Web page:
It takes a freedom fighter like Dr. Bernice Johnson Reagon to explain just how the freedom songs of the 1960s worked.
While most of the lyrics to these precious melodies were forged during the fight for racial freedom in the 19th century, student activists sang them nearly 100 years later while being beaten, jailed and even slain during the fight for equality waged in the ’60s. The notorious Eugene “Bull” Connor, who arrested thousands of students for challenging the status quo of the Jim Crow South, reportedly even released a group of students from jail because he could not stand their singing.
A world renowned singer and founder of a capella group Sweet Honey in the Rock, Reagon knows the experience all too well.
In 1961, as a student at Albany State College in Albany, Ga., she and many others were arrested for protesting the arrest of another group of students who tried to purchase tickets from the white-only counter at a Trailways bus station. The arrest took place despite the fact that the U.S. attorney general at the time, Robert F. Kennedy, had issued a ruling that all interstate commerce companies were to use integrated facilities. It was the largest single arrest of American citizens in U.S. history.
Reagon was the featured speaker at “The Cultural Autobiography of a Freedom Singer,” an all-day event where she received an honorary doctorate from Berklee College of Music. The event was part of Berklee’s 15th Annual Liberal Arts Symposium. The liberal arts program offers insight into freedom songs through a curriculum intended to provide a cultural context for understanding the connection between music and society.
Berklee President Roger Brown cited Reagon’s contributions to society as one of the first organizers in Albany to register people in the black community to vote. This deed, and many others, motivated her to pursue the use of music as a tool for social change.
Standing at the podium, Reagon, a contralto, gave a lecture that wove song into with a tapestry of stories about freedom, justice and equality.
“I was born in singing,” she said, recalling her childhood in southwest Georgia — a place, she said, where song was as important as the meals people ate or the air they breathed.
“[People] never named the title of a certain group of songs,” she continued. “They said they were spirituals and they would say, ‘Sing that song about Daniel,’ and you just knew what to sing. It wasn’t until white people started to come into the communities [that anyone would] ask what the name of a song was.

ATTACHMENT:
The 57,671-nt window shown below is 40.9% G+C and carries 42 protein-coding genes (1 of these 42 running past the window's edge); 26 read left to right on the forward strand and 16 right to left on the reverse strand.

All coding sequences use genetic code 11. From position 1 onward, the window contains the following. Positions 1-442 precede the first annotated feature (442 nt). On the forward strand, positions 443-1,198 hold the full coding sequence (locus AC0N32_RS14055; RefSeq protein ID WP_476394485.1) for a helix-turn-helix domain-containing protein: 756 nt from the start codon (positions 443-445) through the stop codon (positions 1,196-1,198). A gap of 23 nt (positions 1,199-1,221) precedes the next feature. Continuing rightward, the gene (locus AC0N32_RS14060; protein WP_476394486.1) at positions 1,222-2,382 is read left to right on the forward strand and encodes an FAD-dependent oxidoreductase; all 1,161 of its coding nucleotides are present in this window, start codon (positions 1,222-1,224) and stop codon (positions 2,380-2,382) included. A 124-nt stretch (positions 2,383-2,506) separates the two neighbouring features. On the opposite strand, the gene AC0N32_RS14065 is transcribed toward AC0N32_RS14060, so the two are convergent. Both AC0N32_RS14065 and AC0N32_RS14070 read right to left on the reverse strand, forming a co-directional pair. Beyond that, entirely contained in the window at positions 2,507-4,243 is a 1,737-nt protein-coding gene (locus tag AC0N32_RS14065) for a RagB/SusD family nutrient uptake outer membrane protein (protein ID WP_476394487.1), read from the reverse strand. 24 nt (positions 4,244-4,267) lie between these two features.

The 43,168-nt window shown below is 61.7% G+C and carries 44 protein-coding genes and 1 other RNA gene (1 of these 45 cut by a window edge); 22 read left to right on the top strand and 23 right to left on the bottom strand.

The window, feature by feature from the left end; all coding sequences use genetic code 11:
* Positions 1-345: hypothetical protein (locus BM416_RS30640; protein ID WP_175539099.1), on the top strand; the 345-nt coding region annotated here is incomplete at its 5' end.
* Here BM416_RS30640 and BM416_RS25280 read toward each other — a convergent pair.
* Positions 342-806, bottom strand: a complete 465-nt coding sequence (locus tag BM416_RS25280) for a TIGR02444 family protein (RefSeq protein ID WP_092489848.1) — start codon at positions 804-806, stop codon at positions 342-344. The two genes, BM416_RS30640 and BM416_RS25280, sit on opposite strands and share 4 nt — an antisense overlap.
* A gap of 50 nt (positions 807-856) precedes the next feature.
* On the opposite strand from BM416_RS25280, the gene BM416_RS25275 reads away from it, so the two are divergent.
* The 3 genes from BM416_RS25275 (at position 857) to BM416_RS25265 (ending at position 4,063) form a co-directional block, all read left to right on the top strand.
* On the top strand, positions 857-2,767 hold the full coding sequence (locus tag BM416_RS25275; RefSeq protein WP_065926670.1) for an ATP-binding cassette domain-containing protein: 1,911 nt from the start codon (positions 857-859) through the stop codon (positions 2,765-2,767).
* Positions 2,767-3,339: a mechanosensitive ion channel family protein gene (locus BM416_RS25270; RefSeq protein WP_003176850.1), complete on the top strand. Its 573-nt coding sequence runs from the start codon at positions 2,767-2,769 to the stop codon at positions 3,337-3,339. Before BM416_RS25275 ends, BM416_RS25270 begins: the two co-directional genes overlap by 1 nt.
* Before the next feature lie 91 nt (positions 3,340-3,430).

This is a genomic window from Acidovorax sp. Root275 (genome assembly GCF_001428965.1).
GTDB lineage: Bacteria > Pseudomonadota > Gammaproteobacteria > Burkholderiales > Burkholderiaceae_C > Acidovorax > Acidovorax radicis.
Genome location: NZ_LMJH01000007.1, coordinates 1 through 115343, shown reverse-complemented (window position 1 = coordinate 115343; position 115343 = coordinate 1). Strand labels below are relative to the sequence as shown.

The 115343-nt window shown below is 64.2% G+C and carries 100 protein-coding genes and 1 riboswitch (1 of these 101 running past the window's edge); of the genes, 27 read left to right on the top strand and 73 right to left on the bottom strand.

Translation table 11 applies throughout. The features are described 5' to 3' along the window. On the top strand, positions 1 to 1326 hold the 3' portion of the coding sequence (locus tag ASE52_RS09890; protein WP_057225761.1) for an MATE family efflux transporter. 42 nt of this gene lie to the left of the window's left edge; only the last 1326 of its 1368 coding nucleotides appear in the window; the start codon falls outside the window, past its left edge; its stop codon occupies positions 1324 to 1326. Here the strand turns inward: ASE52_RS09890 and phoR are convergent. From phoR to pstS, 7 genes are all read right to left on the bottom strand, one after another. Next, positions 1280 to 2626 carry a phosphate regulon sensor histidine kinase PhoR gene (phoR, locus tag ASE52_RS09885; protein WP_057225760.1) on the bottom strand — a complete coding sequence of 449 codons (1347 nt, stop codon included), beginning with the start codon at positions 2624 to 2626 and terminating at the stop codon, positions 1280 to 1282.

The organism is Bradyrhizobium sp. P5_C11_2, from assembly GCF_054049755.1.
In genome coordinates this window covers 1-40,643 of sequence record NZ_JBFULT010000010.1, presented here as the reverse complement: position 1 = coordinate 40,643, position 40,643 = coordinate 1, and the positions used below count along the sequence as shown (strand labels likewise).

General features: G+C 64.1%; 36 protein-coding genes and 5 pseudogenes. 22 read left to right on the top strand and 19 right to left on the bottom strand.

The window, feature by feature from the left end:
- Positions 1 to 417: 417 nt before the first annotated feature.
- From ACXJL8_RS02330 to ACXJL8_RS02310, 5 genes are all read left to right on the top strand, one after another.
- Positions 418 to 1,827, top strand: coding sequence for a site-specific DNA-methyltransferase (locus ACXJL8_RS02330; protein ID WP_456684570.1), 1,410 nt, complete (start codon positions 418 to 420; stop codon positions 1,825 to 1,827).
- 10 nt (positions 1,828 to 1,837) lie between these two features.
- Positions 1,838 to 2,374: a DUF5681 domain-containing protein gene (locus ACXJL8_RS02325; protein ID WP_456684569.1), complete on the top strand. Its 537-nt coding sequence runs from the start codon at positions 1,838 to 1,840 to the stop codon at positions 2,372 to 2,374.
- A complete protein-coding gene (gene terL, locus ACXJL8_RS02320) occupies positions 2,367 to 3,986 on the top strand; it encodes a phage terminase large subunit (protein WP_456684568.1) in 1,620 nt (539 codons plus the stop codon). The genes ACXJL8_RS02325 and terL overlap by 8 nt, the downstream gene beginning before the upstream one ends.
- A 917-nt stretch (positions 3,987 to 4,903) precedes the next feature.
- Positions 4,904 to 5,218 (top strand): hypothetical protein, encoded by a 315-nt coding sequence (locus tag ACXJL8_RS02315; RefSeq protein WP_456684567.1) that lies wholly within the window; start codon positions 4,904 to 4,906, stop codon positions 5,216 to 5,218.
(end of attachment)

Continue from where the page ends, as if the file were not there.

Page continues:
“You would be absolutely shocked by the question. It was almost like someone asking you to name the sentence you just said.”
Reagon began to sing the African American spiritual “We’ll Stand the Storm.” She then asked the audience to chime in with her, with a chorus of voices rising to the occasion. At the end of the song, she talked about its meaning.
“‘Standing’ the storm means going through it,” she said. “You will get there when you get there, if you get there, but you are not promised relief. You are promised that there will be storms.”
Among her many accomplishments, Reagon is curator emeritus at the Smithsonian National Museum of American History, where she is on the planning committee for the building of the institution’s African American museum. She is also the cultural historian for the African American Lectionary, which can be found online at http://www.theafricanamericanlectionary.org.
Calling herself a “database,” Reagon said that her life is about the development of the freedom singer that she is, and that she enjoys using that development as a framework for communicating with contemporary audiences.
Reagon had the honor of singing at the Smithsonian National Postal Museum’s Inaugural Peace Ball celebrating the inauguration of President Barack Obama in January. She and her daughter, Toshi Reagon, sang four songs, including the popular “I Remember, I Believe.”
Asked if she felt the event marked another milestone in the fight for racial equality, she said it did. But she also joked that, in stark contrast to the dangerous battles of the civil rights era, the biggest threat that evening was whether or not the car that picked her up for the event would get through security.
“They had closed off all the streets that led to the event, and I got to the hall 30 minutes late,” she said. “By the time you got to where you were going, you were just so relieved to be there.”